|14A065 What Government is For by Jim Davies, 12/20/2014
Last month I posed two key questions, that statists cannot answer: why should anyone obey government laws, and from where does it get a right to exist. Since they are unanswerable, they are very good questions to keep posing. Today, I offer a third:
What is government for?
As a visiting space traveler might ask, when studying how humans relate to each other: what is its purpose or mission? This is not unanswerable, as we'll see below; but the answers are so embarrassing that it's a useful addition to the list. Statists really don't like having to provide a reply - for again, it exposes how ill-founded is their gigantic structure.
Two answers are generally offered; one openly and one, sotto voce. Neither is valid. Then we'll come to the true ones.
The first false answer is published right there in the Declaration of Independence; noting that humans have a self-evident right to life, liberty and the pursuit of happiness, the authors wrote that governments are instituted "to secure these rights."
With jaw-dropping astonishment, I notice that those words have been solemnly repeated and honored for well over two centuries, despite the obvious fact that they are complete bunkum. How can government, which is by definition an outfit that governs, rules, compels, conceivably secure the right of anyone to live freely? It's an absolute contradiction. Then we can load on the equally obvious fact that all government is in practice society's primary violator of rights, and observe the absurdity of supposing that foxes can ever guard henhouses. A final nail in the coffin might be to note that government courts have expressly denied that government has any duty to protect anyone, and Marc Stevens has a fine essay here to the same effect.
The second false answer that statists give is that government and its taxes exist to maintain civilized society. Without its controls, they say, everything would dissolve into a jungle of chaos and violence (often they use the word "anarchy", so revealing their deep ignorance of etymology.) It's a second source of raw astonishment that they can say such a thing with a perfectly straight face! - as if chaos and violence were not the daily characteristics of our heavily governed society and world! Don't they even read their own newspapers?
So let's turn to the true answers to our question. There are two, and the second makes the first possible.
To enjoy power. That's the only true purpose of government. The clerk with a job in the Town office likes watching her neighbors squirm as they hand over their annual "property-tax" tribute. The rookie cop thrills as he dresses up in his government costume, straps on his government gun and goes patrolling in his government car, a late-model luxury carriage he would never come close to affording if he got an honest, entry-level job. And doesn't his head swell as he flags down and tickets the BMW driver who has really made something of his life... or perhaps a harassed Mom on the way to give her children pleasure and shop for the family.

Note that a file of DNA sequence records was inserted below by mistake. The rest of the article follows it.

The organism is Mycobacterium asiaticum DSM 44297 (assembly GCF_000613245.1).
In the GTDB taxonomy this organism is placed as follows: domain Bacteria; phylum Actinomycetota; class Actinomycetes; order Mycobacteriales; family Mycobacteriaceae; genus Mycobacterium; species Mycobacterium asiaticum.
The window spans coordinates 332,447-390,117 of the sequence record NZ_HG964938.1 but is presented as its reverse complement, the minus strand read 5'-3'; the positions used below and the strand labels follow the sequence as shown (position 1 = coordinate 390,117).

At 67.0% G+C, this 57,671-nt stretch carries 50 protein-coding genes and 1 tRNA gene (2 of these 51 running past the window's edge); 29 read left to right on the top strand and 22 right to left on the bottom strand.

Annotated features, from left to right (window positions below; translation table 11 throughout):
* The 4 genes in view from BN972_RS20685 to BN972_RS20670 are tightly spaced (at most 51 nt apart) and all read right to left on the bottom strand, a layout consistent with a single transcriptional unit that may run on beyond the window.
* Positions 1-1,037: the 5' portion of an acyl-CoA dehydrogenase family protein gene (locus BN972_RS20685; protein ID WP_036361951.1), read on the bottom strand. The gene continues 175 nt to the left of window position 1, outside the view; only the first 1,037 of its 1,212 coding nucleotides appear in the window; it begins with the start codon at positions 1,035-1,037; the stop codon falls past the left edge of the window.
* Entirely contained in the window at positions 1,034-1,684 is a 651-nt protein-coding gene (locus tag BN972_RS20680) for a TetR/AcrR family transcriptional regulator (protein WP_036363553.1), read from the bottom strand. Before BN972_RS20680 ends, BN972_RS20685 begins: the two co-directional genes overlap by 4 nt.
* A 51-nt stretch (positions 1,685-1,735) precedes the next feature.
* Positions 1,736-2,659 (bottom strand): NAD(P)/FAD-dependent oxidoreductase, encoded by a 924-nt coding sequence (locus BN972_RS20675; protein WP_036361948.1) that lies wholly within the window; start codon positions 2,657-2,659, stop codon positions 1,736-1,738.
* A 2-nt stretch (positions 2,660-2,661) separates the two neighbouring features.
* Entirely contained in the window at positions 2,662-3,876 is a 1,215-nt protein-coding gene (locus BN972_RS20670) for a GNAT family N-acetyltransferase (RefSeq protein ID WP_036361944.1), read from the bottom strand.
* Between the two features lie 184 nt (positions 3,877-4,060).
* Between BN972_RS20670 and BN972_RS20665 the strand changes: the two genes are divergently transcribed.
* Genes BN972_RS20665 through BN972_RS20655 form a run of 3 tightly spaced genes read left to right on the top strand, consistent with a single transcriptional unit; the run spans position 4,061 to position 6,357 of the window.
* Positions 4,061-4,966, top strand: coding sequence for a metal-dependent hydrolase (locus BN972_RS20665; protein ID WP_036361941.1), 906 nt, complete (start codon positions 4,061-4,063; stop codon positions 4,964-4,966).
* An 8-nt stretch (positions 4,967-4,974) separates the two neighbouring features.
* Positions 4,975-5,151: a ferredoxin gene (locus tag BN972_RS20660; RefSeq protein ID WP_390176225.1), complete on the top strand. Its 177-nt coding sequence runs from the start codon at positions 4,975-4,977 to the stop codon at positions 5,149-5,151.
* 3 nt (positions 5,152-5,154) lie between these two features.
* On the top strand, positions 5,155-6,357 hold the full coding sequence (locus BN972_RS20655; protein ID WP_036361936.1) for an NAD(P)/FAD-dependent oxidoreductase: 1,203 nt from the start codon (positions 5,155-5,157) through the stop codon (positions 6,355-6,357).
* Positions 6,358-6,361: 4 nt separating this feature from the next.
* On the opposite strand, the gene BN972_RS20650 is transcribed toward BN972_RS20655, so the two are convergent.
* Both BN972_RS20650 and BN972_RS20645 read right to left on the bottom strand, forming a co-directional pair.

The perverse pleasure of bending other people to one's will permeates the whole organization, from lowest to the highest - in the White House, whose occupant has for decades called himself the "leader of the free world", even though he was elected by a minor fraction of 5% of its population, and though it needs a leader (the word sounds better in German) like it needs a hole in the head. And does all that power need a purpose, itself? - no. "The object of power is power" said George Orwell. It's the world's strongest drug.
To keep that power in place comes the second, enabling purpose of government; its entire work is to persuade its subjects that they would be worse off without it. Thus, in the government licensed media, almost every viewpoint can be heard except the one that questions the very need for government. Everything it does has that aim in view. Mencken wrote: "The whole aim of practical politics is to keep the populace alarmed (and hence clamorous to be led to safety) by menacing it with an endless series of hobgoblins, all of them imaginary." So they scare us with supposed dangers, but also bribe us with handouts while increasing the difficulty of finding honest work - so creating a nation of dependents. To those, it certainly looks as if they would be worse off without government. It's easy to see the loss of the handout; much harder to see the ease, in its absence, of earning a living by free and voluntary exchange.
So, at its apex, military force is deployed around the world upon the pretext that someone, somewhere, would otherwise become a bogeyman and visit destruction on Americans in America. Nonsense on stilts, of course, but the government licensed media faithfully parrot the message.
Likewise at the bottom of the heap, it is alleged that, but for the local tin gods, nobody would plow the snow or provide water or teach children. In reality there are, of course, no goods or services in demand (the wish plus the money) which a free market cannot provide. In the coming zero government society, it will provide them.
The success of this persuasion is, therefore, quite astonishing. As soon as someone realizes that everything now done by government (and for which there is an actual demand) could be done better or cheaper without it, he wonders what, then, government is for. Excellent question. The answers appear above.